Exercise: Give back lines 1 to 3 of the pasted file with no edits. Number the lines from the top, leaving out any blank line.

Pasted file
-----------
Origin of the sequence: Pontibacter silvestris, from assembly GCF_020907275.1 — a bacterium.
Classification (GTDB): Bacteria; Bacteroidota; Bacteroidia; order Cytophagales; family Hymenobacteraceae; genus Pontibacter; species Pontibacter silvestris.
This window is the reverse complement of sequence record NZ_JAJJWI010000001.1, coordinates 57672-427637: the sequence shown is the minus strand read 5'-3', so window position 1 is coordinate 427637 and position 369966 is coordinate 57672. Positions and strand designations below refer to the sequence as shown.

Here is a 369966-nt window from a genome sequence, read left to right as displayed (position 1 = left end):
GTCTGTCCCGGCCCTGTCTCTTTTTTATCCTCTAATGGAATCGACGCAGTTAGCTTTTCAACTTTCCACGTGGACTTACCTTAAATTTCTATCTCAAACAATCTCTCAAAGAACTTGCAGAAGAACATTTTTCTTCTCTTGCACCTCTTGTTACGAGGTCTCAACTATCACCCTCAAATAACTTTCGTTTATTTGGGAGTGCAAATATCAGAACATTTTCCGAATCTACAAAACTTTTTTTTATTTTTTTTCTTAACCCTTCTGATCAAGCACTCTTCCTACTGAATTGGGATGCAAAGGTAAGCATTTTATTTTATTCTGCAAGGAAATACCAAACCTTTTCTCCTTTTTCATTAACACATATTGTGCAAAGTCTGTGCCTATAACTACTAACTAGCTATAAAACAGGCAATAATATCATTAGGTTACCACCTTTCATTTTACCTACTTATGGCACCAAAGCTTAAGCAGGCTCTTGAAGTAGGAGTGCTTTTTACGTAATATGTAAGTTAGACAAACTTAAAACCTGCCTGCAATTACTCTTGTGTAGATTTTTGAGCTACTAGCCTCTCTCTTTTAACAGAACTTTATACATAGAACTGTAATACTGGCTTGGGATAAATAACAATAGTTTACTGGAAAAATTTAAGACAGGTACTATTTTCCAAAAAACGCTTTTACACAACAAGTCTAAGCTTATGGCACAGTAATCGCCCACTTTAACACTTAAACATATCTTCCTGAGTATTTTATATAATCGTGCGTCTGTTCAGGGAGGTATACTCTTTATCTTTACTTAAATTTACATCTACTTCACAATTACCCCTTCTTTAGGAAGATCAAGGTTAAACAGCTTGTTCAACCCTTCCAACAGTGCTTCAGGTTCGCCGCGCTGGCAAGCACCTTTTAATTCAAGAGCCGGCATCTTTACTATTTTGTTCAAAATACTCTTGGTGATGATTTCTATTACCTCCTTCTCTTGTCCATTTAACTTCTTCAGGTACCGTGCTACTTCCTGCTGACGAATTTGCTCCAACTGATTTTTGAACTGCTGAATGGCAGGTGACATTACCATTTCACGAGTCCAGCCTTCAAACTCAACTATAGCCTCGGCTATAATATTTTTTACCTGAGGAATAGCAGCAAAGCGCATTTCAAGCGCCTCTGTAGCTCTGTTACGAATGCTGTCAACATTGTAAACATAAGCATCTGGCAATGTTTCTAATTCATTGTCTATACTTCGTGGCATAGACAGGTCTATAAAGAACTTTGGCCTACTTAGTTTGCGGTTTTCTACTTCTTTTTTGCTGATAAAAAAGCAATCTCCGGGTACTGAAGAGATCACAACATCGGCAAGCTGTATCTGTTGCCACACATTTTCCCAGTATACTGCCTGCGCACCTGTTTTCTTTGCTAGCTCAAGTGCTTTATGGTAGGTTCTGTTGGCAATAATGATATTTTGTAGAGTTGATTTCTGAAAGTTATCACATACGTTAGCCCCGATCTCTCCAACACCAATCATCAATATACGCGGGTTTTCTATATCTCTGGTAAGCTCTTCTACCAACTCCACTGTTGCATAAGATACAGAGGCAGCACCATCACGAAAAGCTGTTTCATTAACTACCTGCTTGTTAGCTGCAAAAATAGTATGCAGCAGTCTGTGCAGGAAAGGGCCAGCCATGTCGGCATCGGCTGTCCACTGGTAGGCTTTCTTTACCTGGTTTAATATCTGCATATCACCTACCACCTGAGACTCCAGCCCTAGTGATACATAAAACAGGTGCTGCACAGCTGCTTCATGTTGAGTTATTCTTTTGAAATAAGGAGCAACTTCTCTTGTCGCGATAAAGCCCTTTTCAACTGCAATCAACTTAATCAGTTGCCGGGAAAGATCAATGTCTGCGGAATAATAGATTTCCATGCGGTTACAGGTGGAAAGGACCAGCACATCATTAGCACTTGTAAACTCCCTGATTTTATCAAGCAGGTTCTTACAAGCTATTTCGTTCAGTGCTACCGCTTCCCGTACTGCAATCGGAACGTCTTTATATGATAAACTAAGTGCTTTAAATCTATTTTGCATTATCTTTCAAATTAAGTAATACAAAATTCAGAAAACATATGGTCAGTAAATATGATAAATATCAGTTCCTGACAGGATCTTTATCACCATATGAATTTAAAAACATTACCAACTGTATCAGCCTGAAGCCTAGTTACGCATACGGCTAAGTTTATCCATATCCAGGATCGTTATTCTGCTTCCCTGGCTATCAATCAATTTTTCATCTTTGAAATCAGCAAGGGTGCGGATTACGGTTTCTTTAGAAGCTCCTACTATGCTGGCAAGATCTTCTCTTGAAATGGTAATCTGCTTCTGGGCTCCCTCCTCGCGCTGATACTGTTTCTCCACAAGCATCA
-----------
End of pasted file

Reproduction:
Origin of the sequence: Pontibacter silvestris, from assembly GCF_020907275.1 — a bacterium.
Classification (GTDB): Bacteria; Bacteroidota; Bacteroidia; order Cytophagales; family Hymenobacteraceae; genus Pontibacter; species Pontibacter silvestris.
This window is the reverse complement of sequence record NZ_JAJJWI010000001.1, coordinates 57672-427637: the sequence shown is the minus strand read 5'-3', so window position 1 is coordinate 427637 and position 369966 is coordinate 57672. Positions and strand designations below refer to the sequence as shown.